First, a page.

KENYA: Envoys express concern over violence

Fourteen diplomatic missions in Nairobi yesterday expressed concern over police "excesses" and destruction of private property by demonstrators in the violence that rocked Nairobi in recent days, a statement received by IRIN said. However, the missions, all members of the Democratic Development Group (DDG), noted: "The abuse of public assets is a matter of continuing concern to members of the DDG. The members, therefore, call upon all parties involved to strive for legal and democratic solutions to the present problems in order to assure transparency and respect for the law in the allocation of public lands in Kenya, including the Karura forest."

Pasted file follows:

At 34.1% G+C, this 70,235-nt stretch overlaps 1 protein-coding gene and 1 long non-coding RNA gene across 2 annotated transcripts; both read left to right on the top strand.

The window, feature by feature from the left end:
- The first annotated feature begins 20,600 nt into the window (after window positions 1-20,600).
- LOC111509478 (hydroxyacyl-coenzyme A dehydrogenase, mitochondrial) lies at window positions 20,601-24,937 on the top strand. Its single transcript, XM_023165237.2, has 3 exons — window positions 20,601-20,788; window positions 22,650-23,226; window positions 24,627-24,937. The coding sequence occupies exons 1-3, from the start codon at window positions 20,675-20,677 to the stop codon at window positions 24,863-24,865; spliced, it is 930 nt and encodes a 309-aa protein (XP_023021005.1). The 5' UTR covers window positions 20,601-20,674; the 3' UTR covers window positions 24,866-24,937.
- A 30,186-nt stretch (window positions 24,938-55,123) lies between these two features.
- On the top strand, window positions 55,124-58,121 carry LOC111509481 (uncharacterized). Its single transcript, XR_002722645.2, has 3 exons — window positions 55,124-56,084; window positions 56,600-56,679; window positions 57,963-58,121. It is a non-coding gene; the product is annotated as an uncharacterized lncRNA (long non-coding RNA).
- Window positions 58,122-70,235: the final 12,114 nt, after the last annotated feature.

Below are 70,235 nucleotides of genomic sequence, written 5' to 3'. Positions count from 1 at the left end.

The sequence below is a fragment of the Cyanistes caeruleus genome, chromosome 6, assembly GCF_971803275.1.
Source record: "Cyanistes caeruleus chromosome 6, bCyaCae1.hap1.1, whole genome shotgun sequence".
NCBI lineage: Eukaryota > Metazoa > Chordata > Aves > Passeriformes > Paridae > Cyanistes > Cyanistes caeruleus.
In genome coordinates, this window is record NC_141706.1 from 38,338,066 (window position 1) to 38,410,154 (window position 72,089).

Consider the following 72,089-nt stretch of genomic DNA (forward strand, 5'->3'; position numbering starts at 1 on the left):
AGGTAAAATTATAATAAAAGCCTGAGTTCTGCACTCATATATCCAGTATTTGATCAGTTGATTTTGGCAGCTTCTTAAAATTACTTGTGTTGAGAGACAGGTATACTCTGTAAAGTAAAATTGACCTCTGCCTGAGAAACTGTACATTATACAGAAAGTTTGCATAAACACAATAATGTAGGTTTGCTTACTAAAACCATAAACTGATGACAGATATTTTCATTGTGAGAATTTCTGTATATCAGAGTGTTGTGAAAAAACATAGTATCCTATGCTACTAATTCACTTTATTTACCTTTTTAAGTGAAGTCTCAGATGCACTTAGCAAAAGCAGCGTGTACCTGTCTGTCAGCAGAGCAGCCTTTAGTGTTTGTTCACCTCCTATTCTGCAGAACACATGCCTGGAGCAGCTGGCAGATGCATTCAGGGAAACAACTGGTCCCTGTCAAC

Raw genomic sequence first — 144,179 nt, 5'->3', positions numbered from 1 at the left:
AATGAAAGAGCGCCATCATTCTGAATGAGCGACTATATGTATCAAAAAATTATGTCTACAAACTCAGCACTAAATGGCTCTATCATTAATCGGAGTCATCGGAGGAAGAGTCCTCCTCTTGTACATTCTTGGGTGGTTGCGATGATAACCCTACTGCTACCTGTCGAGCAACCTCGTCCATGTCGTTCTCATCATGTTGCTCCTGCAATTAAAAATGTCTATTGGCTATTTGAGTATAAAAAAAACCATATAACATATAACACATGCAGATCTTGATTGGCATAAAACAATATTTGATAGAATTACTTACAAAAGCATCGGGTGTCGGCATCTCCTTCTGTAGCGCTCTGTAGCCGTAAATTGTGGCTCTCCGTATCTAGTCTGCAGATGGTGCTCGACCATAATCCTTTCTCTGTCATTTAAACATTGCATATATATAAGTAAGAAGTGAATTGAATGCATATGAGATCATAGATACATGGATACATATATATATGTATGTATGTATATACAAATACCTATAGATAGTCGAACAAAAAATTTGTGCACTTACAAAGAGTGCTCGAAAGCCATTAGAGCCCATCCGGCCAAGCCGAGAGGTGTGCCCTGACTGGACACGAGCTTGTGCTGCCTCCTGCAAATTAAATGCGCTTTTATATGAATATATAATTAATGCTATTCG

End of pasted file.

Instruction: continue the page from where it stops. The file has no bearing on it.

AIDS: Breakthrough on mother-child HIV transmission

A new, simpler and cheaper strategy for cutting HIV infection from mothers to their babies has been discovered, according to preliminary findings. Trials conducted by UNAIDS in South Africa, Uganda and Tanzania demonstrated that mother-child infection rates could be reduced by 37 percent with a short course of AZT and 3TC at the time of delivery. Prior to this "breakthrough", the shortest regimen began during the mother's 36th week of pregnancy, a UNAIDS statement said. Follow-up data is still being analysed, but early reports from other studies among breastfeeding mothers suggests the preventive effects last for at least six months. Manufacturer Glaxo Wellcome has pledged to reduce the price of both AZT and 3TC.

Nairobi, 3 February 1999, 14:30 GMT


1999-02-03 18:23:50 10849e-0000eb-00 <= H=( [] U=root P=smtp S=10555

Date: Wed, 3 Feb 1999 18:23:49 +0300 (EAT) From: IRIN - Central and Eastern Africa <> Subject: Central and Eastern Africa: IRIN Update 601 for 3 Feb 1999.2.3

Editor: Ali B. Ali-Dinar,